What can cause us to flock to the television set or computer screen, especially in light of changes in 2020? Disrupted routines due to COVID-19 have negatively impacted individuals in multiple ways, therapist Krystin Henley explains.
When stress levels increase, so does the desire for an escape. Escape can come in many different forms: food, entertainment, self-seeking pleasure, anything numbing to the mind or the ability to get a dopamine hit from the pleasure center in your brain. Thus, it's no surprise to see a striking increase in binge-watching TV as well as an increase of chronic social media use. [iv]
Most of us know how easy it is to get sucked into watching TV. We may even be aware how quickly watching entertainment can result in both binging behavior and addiction as we seek to escape stress, seek entertainment (pleasure), derive social interaction, or find relaxation.
What Binge-watching TV/TV Addictions is and its Effects
Let’s define binge-watching TV and briefly discuss TV addiction. Binge-watching is seeing multiple episodes of the same TV series in a row. Among those who watch TV, many admit that their TV habits are problematic and possibly have an addictive nature. But the same people adamantly argue that they are not “genuine addicts.” [v] However, when you are no longer able to control how much time you spend watching TV and crave the satisfaction of viewing TV, addiction is imminent and can result in negative life consequences.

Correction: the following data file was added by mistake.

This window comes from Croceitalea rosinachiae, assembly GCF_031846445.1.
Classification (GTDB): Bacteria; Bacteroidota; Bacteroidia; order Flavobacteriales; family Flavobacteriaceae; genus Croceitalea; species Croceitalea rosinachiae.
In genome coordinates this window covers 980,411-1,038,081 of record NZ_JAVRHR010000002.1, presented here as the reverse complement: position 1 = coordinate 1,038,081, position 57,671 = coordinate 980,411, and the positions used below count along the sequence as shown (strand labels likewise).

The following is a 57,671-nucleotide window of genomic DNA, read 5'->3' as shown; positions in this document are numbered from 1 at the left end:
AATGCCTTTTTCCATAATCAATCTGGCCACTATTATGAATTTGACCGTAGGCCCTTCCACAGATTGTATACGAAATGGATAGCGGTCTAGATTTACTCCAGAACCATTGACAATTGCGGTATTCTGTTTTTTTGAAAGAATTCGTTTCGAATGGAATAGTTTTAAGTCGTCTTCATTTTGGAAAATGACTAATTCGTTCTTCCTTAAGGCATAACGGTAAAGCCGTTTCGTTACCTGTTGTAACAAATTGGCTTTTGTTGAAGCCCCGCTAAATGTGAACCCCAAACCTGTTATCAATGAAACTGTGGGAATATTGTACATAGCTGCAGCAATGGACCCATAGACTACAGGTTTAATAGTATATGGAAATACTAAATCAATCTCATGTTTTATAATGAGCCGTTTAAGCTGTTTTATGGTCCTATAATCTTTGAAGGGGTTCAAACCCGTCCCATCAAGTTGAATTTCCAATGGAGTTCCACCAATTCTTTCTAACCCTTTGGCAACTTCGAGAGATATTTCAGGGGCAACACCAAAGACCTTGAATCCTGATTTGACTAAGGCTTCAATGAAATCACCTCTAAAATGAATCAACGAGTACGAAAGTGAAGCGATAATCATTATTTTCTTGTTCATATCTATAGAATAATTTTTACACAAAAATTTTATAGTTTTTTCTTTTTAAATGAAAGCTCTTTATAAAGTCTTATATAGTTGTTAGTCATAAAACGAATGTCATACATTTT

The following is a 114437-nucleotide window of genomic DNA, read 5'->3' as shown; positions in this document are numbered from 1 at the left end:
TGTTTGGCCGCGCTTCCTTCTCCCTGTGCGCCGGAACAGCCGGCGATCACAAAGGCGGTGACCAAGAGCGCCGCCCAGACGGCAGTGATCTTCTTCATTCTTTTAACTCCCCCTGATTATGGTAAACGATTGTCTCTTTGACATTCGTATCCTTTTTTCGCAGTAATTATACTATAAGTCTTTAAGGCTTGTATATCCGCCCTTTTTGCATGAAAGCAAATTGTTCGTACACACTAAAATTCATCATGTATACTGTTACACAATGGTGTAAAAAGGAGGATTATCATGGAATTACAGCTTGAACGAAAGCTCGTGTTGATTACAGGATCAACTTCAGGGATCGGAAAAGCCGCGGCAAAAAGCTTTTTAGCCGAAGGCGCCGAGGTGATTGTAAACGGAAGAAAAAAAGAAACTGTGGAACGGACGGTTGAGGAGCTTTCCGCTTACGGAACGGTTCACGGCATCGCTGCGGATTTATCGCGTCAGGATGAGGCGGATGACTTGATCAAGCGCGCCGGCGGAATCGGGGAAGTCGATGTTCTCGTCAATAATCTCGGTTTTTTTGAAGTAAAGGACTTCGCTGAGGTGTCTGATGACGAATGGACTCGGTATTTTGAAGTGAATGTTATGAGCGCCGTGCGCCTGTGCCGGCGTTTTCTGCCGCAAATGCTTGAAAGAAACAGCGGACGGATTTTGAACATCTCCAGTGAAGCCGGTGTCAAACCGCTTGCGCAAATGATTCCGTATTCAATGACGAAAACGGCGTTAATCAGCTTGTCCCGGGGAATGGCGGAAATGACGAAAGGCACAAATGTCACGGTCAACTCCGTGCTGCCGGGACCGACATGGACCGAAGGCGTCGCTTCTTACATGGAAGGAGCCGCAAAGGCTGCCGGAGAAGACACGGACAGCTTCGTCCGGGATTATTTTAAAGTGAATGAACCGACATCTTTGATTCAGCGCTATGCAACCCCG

Ten percent of Americans admit to being addicted to TV, although this number is on the rise. [vi] This addiction can lead to generalized apathy, neglecting responsibilities, negativism, fantasy, reduced engagement in hobbies, ignoring job or family duties, and more. [vi] But even if you know about your behavior, you may still continue it despite persistent or reoccurring physical or psychological problems! Binge-watching TV shows and TV addiction can result in numerous other negative consequences including anxiety, depression, insomnia, poor quality sleep, fatigue, loneliness, lack of self-control, and mood disturbances. [vii]
Addressing Self-talk Around Watching TV